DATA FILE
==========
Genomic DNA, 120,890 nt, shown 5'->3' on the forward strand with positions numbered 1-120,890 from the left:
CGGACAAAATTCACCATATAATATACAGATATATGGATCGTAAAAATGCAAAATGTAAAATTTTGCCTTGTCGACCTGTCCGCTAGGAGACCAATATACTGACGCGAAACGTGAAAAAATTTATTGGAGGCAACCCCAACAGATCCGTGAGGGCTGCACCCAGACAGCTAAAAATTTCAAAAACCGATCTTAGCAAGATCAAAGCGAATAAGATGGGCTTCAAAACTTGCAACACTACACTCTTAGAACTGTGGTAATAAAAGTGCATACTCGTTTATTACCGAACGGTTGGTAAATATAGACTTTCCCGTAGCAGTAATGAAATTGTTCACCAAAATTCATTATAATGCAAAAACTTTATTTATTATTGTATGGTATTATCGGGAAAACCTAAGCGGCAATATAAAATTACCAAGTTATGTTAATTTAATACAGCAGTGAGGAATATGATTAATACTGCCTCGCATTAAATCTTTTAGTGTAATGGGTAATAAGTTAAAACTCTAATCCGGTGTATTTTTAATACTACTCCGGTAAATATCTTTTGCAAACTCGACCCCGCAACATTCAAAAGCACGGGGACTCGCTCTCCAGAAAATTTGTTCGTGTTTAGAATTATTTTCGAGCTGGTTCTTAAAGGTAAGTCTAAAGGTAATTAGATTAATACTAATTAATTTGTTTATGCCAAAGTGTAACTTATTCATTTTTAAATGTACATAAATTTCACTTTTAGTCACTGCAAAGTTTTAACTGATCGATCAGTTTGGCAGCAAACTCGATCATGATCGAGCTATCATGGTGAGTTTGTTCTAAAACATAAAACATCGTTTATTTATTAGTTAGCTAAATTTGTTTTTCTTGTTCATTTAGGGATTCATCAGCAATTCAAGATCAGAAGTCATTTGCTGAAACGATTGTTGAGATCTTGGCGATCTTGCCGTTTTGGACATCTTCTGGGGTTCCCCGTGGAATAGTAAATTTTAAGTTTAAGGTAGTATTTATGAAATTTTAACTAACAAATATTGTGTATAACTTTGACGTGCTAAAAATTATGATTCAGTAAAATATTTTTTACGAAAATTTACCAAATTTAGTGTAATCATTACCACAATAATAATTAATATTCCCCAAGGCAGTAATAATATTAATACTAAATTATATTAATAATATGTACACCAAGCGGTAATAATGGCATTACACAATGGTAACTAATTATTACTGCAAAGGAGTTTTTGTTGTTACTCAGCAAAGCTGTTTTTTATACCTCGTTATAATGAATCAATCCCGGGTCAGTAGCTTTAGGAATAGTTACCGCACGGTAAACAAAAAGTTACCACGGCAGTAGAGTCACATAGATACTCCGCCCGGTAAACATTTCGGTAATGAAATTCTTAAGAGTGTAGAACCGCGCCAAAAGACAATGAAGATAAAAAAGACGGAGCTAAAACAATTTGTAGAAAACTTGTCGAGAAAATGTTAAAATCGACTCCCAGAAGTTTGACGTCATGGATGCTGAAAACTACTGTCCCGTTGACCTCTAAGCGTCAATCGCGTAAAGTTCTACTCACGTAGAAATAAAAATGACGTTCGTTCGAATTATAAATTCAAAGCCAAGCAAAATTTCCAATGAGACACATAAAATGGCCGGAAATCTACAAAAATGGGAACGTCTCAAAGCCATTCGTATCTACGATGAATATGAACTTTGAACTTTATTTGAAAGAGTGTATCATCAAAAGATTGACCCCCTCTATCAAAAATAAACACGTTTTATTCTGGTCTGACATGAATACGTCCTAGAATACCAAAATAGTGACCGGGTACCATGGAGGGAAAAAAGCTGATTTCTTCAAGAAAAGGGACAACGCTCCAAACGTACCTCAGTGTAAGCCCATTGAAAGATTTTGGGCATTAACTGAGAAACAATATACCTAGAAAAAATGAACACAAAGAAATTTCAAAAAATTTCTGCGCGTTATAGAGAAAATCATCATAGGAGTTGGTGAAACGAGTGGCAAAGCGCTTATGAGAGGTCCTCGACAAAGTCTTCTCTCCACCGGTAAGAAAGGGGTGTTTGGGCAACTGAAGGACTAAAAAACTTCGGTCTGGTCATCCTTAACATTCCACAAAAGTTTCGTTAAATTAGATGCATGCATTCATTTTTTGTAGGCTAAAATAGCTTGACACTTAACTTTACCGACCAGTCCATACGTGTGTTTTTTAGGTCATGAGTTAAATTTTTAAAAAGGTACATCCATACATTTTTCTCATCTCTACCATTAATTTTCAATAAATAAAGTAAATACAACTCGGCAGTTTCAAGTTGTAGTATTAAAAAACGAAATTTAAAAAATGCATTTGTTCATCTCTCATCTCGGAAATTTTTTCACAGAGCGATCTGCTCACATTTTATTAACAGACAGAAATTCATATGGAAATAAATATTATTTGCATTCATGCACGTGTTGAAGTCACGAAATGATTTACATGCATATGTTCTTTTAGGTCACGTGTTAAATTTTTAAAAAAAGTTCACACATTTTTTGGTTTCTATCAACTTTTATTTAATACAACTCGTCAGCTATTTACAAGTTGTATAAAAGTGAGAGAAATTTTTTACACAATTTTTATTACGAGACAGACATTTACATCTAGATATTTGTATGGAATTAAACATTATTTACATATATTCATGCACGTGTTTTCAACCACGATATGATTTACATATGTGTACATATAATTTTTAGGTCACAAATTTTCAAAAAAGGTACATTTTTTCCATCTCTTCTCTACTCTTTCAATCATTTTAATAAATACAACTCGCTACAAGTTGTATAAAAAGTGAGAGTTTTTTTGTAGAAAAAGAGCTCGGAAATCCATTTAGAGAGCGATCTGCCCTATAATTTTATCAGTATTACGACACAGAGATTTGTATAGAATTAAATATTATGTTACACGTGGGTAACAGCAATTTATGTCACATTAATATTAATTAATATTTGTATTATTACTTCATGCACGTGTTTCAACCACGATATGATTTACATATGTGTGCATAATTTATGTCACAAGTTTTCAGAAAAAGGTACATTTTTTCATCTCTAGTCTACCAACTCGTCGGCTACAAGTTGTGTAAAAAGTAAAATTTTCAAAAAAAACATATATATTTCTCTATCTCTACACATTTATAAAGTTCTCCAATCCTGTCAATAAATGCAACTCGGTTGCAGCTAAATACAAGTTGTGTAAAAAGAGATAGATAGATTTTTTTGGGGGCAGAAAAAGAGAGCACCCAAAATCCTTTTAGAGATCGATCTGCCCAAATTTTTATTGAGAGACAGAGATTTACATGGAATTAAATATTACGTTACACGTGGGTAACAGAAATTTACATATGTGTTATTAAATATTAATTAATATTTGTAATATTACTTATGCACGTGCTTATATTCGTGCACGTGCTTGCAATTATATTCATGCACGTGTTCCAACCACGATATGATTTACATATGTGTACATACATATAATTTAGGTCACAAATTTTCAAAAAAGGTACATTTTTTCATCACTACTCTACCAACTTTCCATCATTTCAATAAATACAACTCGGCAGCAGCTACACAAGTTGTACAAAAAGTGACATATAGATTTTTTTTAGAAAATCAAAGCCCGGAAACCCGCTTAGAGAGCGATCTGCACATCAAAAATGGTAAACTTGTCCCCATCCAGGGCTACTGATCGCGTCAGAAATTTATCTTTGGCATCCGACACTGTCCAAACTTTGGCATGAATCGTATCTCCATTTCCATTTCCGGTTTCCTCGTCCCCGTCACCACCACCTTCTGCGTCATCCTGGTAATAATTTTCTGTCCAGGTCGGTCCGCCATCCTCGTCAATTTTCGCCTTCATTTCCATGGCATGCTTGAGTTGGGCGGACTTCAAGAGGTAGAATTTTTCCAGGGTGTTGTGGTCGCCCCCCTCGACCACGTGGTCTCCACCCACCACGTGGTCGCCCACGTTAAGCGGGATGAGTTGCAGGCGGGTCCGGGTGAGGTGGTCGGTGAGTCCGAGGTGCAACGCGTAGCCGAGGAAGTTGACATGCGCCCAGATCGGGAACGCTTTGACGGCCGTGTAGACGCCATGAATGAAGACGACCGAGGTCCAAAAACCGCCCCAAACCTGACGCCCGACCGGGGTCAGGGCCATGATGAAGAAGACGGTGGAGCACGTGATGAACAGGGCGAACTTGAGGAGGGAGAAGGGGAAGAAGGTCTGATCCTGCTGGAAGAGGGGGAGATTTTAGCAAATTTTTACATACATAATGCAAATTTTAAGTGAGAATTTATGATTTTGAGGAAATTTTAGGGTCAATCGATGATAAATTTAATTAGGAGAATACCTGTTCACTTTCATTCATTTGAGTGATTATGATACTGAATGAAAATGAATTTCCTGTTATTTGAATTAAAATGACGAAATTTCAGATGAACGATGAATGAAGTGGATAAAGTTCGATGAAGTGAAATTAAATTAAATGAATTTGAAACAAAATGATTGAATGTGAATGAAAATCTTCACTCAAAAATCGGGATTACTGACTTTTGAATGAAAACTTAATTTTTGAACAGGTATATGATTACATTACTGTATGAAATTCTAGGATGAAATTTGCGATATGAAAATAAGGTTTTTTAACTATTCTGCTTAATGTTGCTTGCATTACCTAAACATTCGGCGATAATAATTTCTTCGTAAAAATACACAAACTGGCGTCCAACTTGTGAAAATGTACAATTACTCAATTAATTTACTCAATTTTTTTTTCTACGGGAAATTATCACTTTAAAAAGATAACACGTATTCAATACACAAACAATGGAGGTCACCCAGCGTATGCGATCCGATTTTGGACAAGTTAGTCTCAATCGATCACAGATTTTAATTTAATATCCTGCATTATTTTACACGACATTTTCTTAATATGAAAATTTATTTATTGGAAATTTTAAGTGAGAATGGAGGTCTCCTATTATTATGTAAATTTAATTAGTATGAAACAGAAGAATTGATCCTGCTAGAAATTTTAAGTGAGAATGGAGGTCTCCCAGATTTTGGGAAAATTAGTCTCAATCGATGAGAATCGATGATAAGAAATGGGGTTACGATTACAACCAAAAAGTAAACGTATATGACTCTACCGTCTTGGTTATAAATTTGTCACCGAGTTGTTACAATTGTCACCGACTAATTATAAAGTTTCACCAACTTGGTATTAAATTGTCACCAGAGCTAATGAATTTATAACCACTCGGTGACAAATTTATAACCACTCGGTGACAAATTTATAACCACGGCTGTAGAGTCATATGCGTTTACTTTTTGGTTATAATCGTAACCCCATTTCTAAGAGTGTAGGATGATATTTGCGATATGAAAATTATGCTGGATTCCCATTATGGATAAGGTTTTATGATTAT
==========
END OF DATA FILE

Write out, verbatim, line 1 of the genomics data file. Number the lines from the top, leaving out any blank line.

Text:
Genomic DNA, 120,890 nt, shown 5'->3' on the forward strand with positions numbered 1-120,890 from the left: